This theory suggests that humans have genes which predispose them to obesity and fat storage.  Essentially, our bodies have evolved as a product of our ancestors whose primary goal when they ate was to store food as fat. This ‘thrifty’ genotype would have been advantageous for hunter-gatherer populations, especially child-bearing women, because it would allow them to fatten more quickly during times of abundance. Fatter individuals carrying the thrifty genes would thus better survive times of food scarcity. However, in modern societies with a constant abundance of food, this genotype efficiently prepares individuals for a famine that never comes. The result is widespread chronic obesity and related health problems like diabetes.

Why Weren’t Our Ancestors Fat?

In the hunter-gatherer society, food was gotten largely through physical activity. Our ancient ancestors have been estimated to have hunt for food for 1-4 nonconsecutive days per week, while women gathered food 2-3 days per week. Needless to say, they were a little more active than the average American who spends anywhere from 10-12 hours a day seated.

 ‘Stone Age’ genes and ‘Space Age’ circumstances

A 2 minute drive in a car with leather/reclined/heated seats to the grocery store is not the same as several miles of hiking and scavenging to find food and resources. We have theses genes which have been inherited from our “stone age” ancestors in these “space age” circumstances where resources are over-abundant almost to fault, and everything is convenient and easy.

Opposition And Problems

  • What about other sociities such as asian cultures where obesity rates are not even close to what they are in America?
  •  The field of epigenetics has shown that the body can manipulate the degree of transcription, or activation, a particularly gene has. Even more astounding is that environmental factors can impact the epigenome within a lifetime, thus altering how a gene functions. This suggests that our genes could recognize certain environmental factors available and adapt as a result which would poke holes in the thrifty gene hypothesis.

Conclusion

As can be seen, the genetics of obesity and the thrifty gene hypothesis are a complicated subject. It is easy to accept or dismiss portions of the hypothesis based on select data, but when taken in full it is clear that we simply do not understand everything that goes into the relationship between genetics and obesity.

Regardless, the important thing to remember is that environment and activity levels play a very large role in obesity problems in America.  Sure we all have different body types and some of us are more likely to put on weight, but the good news is that with proper dietary and exercise practices, you pretty much control your destiny.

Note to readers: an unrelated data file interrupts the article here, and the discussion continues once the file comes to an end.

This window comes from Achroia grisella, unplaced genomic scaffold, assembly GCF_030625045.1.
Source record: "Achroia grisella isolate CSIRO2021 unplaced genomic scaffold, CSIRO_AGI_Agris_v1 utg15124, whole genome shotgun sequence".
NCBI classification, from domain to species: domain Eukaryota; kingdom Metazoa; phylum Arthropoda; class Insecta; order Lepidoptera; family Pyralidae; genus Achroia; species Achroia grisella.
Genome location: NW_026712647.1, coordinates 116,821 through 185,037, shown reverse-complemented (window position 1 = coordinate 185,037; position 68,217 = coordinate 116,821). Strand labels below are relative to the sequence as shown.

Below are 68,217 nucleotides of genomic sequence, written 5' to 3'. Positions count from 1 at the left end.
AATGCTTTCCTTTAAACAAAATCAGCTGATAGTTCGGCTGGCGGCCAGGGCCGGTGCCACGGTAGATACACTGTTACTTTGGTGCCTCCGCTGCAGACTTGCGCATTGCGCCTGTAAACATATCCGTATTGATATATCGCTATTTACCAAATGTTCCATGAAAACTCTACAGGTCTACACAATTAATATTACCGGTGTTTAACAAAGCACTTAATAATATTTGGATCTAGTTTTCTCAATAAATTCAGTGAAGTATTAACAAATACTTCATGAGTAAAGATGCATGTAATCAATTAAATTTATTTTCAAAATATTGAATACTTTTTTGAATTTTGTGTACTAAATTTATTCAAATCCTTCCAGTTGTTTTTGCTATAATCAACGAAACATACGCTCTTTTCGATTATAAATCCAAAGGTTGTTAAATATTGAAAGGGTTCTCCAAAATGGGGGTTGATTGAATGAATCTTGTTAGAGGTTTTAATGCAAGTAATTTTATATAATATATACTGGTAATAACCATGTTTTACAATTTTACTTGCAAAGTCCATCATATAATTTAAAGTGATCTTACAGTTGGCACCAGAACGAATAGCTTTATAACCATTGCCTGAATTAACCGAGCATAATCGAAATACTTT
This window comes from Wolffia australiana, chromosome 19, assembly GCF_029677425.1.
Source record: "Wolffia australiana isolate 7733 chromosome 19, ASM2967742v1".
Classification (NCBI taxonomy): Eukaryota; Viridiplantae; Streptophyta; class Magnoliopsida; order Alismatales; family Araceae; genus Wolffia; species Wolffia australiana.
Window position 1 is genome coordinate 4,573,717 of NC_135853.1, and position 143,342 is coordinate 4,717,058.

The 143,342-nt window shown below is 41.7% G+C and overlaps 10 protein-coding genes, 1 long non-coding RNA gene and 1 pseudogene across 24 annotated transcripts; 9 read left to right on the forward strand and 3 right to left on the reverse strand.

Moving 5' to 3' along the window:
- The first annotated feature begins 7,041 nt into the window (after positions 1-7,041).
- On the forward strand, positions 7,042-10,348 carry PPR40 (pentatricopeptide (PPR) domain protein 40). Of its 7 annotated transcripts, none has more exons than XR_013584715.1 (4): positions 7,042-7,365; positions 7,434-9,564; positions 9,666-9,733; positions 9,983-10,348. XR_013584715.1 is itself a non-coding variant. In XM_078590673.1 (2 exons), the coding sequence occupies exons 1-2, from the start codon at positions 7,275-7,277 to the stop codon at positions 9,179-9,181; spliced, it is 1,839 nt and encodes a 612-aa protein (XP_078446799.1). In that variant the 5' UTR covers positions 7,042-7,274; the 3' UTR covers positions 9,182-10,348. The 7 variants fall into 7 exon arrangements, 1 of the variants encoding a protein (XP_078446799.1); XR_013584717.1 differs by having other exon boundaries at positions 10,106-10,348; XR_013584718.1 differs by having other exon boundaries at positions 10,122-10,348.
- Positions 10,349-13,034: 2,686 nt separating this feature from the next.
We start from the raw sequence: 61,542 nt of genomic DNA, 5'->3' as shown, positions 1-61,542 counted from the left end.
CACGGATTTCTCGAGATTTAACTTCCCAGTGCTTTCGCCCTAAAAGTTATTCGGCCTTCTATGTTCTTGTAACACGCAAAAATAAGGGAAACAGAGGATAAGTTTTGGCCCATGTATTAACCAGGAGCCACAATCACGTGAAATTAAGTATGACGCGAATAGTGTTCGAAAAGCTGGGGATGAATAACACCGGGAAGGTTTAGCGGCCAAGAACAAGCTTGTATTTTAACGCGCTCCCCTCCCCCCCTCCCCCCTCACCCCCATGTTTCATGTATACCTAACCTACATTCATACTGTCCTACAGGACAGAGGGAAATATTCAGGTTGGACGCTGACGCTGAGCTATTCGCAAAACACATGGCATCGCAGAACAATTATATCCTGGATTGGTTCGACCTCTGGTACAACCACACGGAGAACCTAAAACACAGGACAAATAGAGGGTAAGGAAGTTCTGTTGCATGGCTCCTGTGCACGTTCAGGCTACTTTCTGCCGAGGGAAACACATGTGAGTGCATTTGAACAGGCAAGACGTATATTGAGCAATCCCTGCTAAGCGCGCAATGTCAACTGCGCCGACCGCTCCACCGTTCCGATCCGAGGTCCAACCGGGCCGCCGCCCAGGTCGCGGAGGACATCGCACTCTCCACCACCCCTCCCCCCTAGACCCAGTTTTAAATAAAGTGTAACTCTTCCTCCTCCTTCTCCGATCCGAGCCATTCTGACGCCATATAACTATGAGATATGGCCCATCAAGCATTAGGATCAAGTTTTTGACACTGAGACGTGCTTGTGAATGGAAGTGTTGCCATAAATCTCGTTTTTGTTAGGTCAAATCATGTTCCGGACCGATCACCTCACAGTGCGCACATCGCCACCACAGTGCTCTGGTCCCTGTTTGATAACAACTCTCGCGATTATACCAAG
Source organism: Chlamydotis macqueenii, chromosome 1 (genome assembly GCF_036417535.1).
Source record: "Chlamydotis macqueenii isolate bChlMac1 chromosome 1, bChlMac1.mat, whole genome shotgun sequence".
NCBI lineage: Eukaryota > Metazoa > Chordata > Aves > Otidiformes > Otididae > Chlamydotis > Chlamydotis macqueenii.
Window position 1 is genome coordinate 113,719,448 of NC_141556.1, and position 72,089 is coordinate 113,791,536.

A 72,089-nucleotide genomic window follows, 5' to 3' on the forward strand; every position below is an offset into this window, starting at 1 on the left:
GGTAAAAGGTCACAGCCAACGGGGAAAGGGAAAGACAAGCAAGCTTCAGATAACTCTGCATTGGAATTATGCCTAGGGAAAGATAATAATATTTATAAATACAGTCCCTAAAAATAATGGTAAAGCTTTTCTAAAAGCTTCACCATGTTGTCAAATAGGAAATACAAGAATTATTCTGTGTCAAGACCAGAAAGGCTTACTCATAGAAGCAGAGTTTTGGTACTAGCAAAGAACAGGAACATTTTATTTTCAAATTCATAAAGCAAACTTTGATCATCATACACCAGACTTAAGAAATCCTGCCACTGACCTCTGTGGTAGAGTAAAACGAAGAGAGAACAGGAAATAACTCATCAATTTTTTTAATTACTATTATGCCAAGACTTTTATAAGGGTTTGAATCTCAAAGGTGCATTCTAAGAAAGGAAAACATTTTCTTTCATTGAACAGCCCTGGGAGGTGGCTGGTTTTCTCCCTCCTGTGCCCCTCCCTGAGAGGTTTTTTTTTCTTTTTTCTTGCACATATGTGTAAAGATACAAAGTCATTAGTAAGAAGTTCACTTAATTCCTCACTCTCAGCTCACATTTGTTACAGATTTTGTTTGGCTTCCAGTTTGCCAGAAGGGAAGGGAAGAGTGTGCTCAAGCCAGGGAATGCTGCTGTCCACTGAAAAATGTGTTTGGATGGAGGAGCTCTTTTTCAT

Thanks for reading and I will be interested to here comments about this theory and post.

From South Bend,

Kevin
Posted on by Angela in Body, Diet, disease, Exercise, Guest Blog, Nutrition, Weight Loss, Whole Food Leave a comment

Food Additive Intolerance

Are foods or food additives making you sick?  Could it be as simple as Susan’s cure for Lupus by eliminating Red Dye #40?  Well, here is my solution for you—Order an ALCAT test!

Many years ago Lucretius expressed the basic concept for The ALCAT Test. He stated, “One man’s meat is another man’s poison.” Now more than ever, diet plays a critical role in preventing a wide range of degenerative diseases and premature aging. The immune system is a double-edged sword. It should react appropriately and protect against infection when confronted with harmful invaders or “infectious agents” like viruses or bacteria. Unfortunately for some, exposure to common foods, chemicals and molds may trigger chronic activation of the immune system. For over 20 years The ALCAT Test has provided healthcare professionals and their patients with a tool for managing a wide variety of conditions linked to chronic activation of the immune system, such as:

● Digestive Disorders

● Migraines

● Obesity

● Chronic Fatigue

● Aching Joints

● Skin Disorders

● Autism

● And many more…

 

The ALCAT Test differs from other food allergy or intolerance tests as it accurately and objectively measures leukocyte cellular reactivity in whole blood, which is a final common pathway of all mechanisms. The test utilizes electronic, state of the art, hematological instrumentation. Standard allergy tests, such as skin testing or RAST are not accurate for delayed type reactions to foods and chemicals. They measure only a single mechanism, such as the effect of mast cell release of histamine or the presence of allergen specific IgE molecules. Delayed reactions to foods and chemicals are NOT IgE mediated.

The ALCAT Test also differs from standard IgG tests in that they rely exclusively on one immune pathway, serum levels of immunoglobulin G (IgG). In fact, high food specific IgG titers are indicative only of exposure, not necessarily intolerance.

The ALCAT Test reproducibly measures the final common pathway of all pathogenic mechanism; whether immune, non-immune, or toxic. It is the only test shown to correlate with clinical symptoms by double blind oral challenges, the gold standard.

 

Test Results

 

The ALCAT Test results are presented in an easy to understand, color-coded format. They highlight each patient’s incompatible foods and the level of each reaction (severe, moderate or mild).

 

 

 

Wondering if you have a food intolerance? Order an ALCAT blood test online and find out yourself.

Please contact Angela MD at doc@angelamd.com

or

Call 317-217-2626 and ask for Michelle (AKA-superjuicer)

Posted on by Angela in Body, Diet, disease, Exercise, Nutrition, vegan, Whole Food Leave a comment